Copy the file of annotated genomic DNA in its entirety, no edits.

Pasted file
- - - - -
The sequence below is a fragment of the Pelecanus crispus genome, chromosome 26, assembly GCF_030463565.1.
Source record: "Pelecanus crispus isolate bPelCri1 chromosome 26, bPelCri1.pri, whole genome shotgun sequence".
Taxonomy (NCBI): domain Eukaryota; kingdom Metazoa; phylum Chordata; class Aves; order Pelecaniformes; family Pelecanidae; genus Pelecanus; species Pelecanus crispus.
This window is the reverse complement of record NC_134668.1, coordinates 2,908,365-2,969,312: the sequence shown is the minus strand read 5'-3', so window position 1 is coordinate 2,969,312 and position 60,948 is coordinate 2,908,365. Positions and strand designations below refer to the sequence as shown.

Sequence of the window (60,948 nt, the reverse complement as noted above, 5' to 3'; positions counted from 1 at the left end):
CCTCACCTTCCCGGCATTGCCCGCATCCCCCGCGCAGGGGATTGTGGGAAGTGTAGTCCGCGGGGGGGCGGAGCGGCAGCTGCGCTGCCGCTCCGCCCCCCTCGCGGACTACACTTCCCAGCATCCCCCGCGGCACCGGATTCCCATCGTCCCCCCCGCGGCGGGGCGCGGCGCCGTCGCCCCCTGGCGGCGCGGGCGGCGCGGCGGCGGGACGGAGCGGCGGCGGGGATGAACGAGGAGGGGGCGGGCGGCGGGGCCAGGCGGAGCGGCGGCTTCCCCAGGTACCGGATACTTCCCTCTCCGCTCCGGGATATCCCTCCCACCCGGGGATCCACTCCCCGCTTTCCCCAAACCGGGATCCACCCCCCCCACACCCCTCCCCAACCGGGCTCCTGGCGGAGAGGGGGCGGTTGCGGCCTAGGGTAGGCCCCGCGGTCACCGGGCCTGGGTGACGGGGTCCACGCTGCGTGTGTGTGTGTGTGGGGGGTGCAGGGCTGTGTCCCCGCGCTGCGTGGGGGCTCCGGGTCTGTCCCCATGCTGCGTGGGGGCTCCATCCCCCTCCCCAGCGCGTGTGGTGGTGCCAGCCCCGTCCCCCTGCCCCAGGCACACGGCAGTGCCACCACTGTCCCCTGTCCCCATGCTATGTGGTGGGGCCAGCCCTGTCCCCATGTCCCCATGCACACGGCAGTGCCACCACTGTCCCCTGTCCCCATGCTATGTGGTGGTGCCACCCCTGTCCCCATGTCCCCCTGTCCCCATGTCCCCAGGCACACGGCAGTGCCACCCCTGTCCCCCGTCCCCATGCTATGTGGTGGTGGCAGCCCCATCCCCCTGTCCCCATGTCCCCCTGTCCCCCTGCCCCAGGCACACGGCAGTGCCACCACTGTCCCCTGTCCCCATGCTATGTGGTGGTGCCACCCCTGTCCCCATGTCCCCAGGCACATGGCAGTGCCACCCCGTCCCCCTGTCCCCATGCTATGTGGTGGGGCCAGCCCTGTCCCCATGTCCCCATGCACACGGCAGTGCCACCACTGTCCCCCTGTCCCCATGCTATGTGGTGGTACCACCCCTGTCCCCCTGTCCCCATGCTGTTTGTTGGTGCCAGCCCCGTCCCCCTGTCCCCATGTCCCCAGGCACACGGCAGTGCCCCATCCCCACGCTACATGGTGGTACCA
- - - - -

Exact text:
The sequence below is a fragment of the Pelecanus crispus genome, chromosome 26, assembly GCF_030463565.1.
Source record: "Pelecanus crispus isolate bPelCri1 chromosome 26, bPelCri1.pri, whole genome shotgun sequence".
Taxonomy (NCBI): domain Eukaryota; kingdom Metazoa; phylum Chordata; class Aves; order Pelecaniformes; family Pelecanidae; genus Pelecanus; species Pelecanus crispus.
This window is the reverse complement of record NC_134668.1, coordinates 2,908,365-2,969,312: the sequence shown is the minus strand read 5'-3', so window position 1 is coordinate 2,969,312 and position 60,948 is coordinate 2,908,365. Positions and strand designations below refer to the sequence as shown.

Sequence of the window (60,948 nt, the reverse complement as noted above, 5' to 3'; positions counted from 1 at the left end):
CCTCACCTTCCCGGCATTGCCCGCATCCCCCGCGCAGGGGATTGTGGGAAGTGTAGTCCGCGGGGGGGCGGAGCGGCAGCTGCGCTGCCGCTCCGCCCCCCTCGCGGACTACACTTCCCAGCATCCCCCGCGGCACCGGATTCCCATCGTCCCCCCCGCGGCGGGGCGCGGCGCCGTCGCCCCCTGGCGGCGCGGGCGGCGCGGCGGCGGGACGGAGCGGCGGCGGGGATGAACGAGGAGGGGGCGGGCGGCGGGGCCAGGCGGAGCGGCGGCTTCCCCAGGTACCGGATACTTCCCTCTCCGCTCCGGGATATCCCTCCCACCCGGGGATCCACTCCCCGCTTTCCCCAAACCGGGATCCACCCCCCCCACACCCCTCCCCAACCGGGCTCCTGGCGGAGAGGGGGCGGTTGCGGCCTAGGGTAGGCCCCGCGGTCACCGGGCCTGGGTGACGGGGTCCACGCTGCGTGTGTGTGTGTGTGGGGGGTGCAGGGCTGTGTCCCCGCGCTGCGTGGGGGCTCCGGGTCTGTCCCCATGCTGCGTGGGGGCTCCATCCCCCTCCCCAGCGCGTGTGGTGGTGCCAGCCCCGTCCCCCTGCCCCAGGCACACGGCAGTGCCACCACTGTCCCCTGTCCCCATGCTATGTGGTGGGGCCAGCCCTGTCCCCATGTCCCCATGCACACGGCAGTGCCACCACTGTCCCCTGTCCCCATGCTATGTGGTGGTGCCACCCCTGTCCCCATGTCCCCCTGTCCCCATGTCCCCAGGCACACGGCAGTGCCACCCCTGTCCCCCGTCCCCATGCTATGTGGTGGTGGCAGCCCCATCCCCCTGTCCCCATGTCCCCCTGTCCCCCTGCCCCAGGCACACGGCAGTGCCACCACTGTCCCCTGTCCCCATGCTATGTGGTGGTGCCACCCCTGTCCCCATGTCCCCAGGCACATGGCAGTGCCACCCCGTCCCCCTGTCCCCATGCTATGTGGTGGGGCCAGCCCTGTCCCCATGTCCCCATGCACACGGCAGTGCCACCACTGTCCCCCTGTCCCCATGCTATGTGGTGGTACCACCCCTGTCCCCCTGTCCCCATGCTGTTTGTTGGTGCCAGCCCCGTCCCCCTGTCCCCATGTCCCCAGGCACACGGCAGTGCCCCATCCCCACGCTACATGGTGGTACCA